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What Are Employers’ Obligations with Regard to Sexual Harassment?

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When you go to work, you should not have to worry about the way you will be treated. All workers deserve to be treated with respect regardless of their occupation and seniority, and all workers deserve to be free from sexual harassment, discrimination, and abuse.

Sadly, however, sexual harassment in the workplace is common. Sexual harassment can take many forms; and, while employers have a duty to provide a safe workplace, many fall far short of meeting their legal obligations.

What Are Employers’ Obligations in Oregon and Washington?

The obligation for employers to provide a safe workplace free of sexual harassment exists under both state and federal law. At the federal level, this obligation is based on Title VII of the Civil Rights Act of 1964 (often simply referred to as “Title VII”). Title VII prohibits sex-based discrimination (among various other forms of discrimination), and sexual harassment is considered a form of prohibited sex-based discrimination under Title VII.

In Oregon, employers are “required by law to have a clear policy to reduce and prevent harassment, discrimination, and sexual assault.” This requirement comes from the Oregon Workplace Fairness Act. In Washington, “[a]ll forms of sexual harassment are illegal, and employers may be liable for this behavior if they do not take the proper steps to address it.”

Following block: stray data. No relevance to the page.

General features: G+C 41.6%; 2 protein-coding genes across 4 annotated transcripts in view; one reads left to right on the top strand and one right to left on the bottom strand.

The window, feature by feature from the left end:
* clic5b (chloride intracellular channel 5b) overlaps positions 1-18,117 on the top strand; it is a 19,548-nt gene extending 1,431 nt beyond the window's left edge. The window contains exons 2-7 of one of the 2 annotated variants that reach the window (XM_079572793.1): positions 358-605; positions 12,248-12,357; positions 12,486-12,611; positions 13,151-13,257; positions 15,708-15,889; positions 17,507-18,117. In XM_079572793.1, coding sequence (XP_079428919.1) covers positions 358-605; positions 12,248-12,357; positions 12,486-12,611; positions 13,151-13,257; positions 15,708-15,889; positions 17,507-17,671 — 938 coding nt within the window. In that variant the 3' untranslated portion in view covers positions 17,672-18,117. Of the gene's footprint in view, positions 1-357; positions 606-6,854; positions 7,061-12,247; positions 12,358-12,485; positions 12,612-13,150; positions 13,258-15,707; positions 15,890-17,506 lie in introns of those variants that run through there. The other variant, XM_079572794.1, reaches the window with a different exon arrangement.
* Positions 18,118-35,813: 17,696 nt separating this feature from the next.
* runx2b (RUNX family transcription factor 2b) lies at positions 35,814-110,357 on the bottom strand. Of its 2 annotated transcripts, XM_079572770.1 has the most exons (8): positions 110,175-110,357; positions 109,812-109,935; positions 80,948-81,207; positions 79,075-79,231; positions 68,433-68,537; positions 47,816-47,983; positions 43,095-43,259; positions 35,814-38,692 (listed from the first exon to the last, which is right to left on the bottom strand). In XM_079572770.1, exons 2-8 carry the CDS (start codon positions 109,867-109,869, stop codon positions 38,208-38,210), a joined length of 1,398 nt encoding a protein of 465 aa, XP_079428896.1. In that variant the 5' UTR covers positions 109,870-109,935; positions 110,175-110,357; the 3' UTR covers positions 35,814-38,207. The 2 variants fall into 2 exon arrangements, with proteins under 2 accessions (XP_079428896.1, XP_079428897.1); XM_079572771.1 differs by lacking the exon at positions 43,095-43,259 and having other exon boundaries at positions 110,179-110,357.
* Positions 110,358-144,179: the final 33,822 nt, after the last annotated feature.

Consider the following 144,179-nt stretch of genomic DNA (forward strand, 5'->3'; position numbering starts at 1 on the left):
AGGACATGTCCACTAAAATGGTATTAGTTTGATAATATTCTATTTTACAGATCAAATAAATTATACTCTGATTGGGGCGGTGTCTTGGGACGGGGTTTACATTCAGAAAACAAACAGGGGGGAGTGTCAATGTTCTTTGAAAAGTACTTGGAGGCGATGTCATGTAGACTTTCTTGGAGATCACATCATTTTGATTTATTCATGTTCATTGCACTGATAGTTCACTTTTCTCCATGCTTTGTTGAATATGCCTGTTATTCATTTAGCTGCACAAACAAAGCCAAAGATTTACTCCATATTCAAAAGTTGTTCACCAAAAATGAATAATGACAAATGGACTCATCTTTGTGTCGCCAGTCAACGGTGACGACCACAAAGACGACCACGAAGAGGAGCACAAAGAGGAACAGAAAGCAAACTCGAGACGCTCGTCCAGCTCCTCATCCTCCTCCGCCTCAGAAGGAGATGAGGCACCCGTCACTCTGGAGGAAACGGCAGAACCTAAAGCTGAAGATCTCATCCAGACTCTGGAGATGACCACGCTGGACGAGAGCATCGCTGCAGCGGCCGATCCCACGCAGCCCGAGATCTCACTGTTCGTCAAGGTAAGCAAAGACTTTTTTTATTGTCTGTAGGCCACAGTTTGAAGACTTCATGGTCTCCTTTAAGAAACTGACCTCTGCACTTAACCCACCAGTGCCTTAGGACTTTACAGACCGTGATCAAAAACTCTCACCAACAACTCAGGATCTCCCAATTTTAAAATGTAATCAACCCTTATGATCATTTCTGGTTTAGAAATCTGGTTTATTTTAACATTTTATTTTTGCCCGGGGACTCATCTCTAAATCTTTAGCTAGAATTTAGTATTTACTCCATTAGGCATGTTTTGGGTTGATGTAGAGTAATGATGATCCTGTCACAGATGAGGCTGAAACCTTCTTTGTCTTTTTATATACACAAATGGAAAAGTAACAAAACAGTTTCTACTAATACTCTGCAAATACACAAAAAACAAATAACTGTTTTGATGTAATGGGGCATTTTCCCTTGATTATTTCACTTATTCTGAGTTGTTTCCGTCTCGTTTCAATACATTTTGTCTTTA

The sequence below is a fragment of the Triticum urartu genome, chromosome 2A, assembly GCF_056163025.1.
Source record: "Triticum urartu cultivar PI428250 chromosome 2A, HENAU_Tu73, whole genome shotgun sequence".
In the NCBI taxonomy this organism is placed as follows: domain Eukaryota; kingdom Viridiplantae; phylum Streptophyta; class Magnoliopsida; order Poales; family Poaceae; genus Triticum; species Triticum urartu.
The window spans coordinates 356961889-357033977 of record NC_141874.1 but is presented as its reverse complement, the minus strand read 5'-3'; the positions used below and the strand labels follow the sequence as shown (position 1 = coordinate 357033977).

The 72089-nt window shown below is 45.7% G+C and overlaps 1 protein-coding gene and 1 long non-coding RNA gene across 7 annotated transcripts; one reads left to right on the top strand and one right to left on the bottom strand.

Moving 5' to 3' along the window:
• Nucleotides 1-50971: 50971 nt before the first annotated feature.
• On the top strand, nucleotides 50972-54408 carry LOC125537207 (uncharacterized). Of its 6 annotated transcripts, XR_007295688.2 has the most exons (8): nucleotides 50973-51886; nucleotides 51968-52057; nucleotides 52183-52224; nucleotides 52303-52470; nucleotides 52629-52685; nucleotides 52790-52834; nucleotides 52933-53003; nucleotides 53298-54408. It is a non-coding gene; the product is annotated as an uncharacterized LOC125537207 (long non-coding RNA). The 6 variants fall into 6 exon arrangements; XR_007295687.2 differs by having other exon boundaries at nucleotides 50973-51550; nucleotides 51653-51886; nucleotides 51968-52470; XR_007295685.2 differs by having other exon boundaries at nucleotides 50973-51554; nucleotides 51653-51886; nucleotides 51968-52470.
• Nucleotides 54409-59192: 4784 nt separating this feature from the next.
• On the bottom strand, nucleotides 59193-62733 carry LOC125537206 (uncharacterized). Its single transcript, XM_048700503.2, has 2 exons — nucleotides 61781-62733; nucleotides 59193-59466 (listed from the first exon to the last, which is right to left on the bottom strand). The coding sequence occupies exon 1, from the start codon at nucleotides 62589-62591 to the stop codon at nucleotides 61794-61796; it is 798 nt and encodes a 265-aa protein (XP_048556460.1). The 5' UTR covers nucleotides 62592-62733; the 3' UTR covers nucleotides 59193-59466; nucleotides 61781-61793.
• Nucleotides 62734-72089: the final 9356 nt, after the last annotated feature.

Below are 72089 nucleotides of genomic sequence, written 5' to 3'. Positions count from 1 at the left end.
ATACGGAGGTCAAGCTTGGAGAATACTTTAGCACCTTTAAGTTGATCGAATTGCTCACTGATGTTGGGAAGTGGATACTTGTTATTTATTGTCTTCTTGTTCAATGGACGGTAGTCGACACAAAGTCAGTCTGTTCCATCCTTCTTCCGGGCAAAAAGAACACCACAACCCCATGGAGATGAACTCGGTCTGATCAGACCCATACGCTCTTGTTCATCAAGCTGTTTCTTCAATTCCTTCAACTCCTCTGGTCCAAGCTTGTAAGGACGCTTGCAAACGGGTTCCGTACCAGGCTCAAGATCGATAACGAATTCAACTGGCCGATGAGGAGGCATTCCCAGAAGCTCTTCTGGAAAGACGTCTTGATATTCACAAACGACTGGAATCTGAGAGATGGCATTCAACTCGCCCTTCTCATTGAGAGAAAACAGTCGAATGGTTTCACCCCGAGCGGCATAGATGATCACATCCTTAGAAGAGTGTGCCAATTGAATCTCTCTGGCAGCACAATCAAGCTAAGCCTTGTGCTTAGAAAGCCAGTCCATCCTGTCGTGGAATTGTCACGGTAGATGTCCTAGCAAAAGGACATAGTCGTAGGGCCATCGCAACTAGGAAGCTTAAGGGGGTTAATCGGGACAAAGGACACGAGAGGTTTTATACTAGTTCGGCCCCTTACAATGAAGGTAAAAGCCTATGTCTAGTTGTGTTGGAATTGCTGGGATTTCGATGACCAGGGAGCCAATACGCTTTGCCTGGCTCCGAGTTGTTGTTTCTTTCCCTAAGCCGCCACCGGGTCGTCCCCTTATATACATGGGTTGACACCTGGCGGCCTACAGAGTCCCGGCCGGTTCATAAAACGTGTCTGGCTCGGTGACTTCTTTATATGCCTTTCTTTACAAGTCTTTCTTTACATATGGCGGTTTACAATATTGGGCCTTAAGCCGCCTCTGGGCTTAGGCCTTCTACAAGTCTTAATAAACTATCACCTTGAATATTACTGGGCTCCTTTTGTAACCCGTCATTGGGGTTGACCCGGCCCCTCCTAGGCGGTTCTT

What are employers required to do in order to prevent sexual harassment in the workplace? Employers’ specific responsibilities will vary depending on the size of the company and the various specific risks and concerns that are present in the workplace. Generally speaking, however, under Title VII and the employment laws of Oregon and Washington, employers must:

  • Adopt and enforce written policies that prohibit sexual harassment;
  • Adopt and enforce written procedures that are designed to prevent sexual harassment;
  • Provide appropriate training that includes an explanation of what constitutes sexual harassment;
  • Establish procedures and channels for employees to report instances of sexual harassment;
  • Promptly investigate all credible allegations of sexual harassment; and,
  • Take appropriate remedial action in response to instances of sexual harassment.

If an employer fails to undertake any of the steps that are required by law, the risk of sexual harassment occurring (and being ignored) in the workplace can increase significantly – that is why these requirements exist. Employers must take their obligations seriously; and, if they fail to do so, they can face consequences in both civil litigation and administrative enforcement proceedings.

Can You Sue Your Employer If You Are Sexually Harassed at Work?

As an employee, what are your legal rights if you experience sexual harassment in the workplace? First and foremost, you can (and should) report the incident to your employer, and you should also promptly file a written report detailing the incident.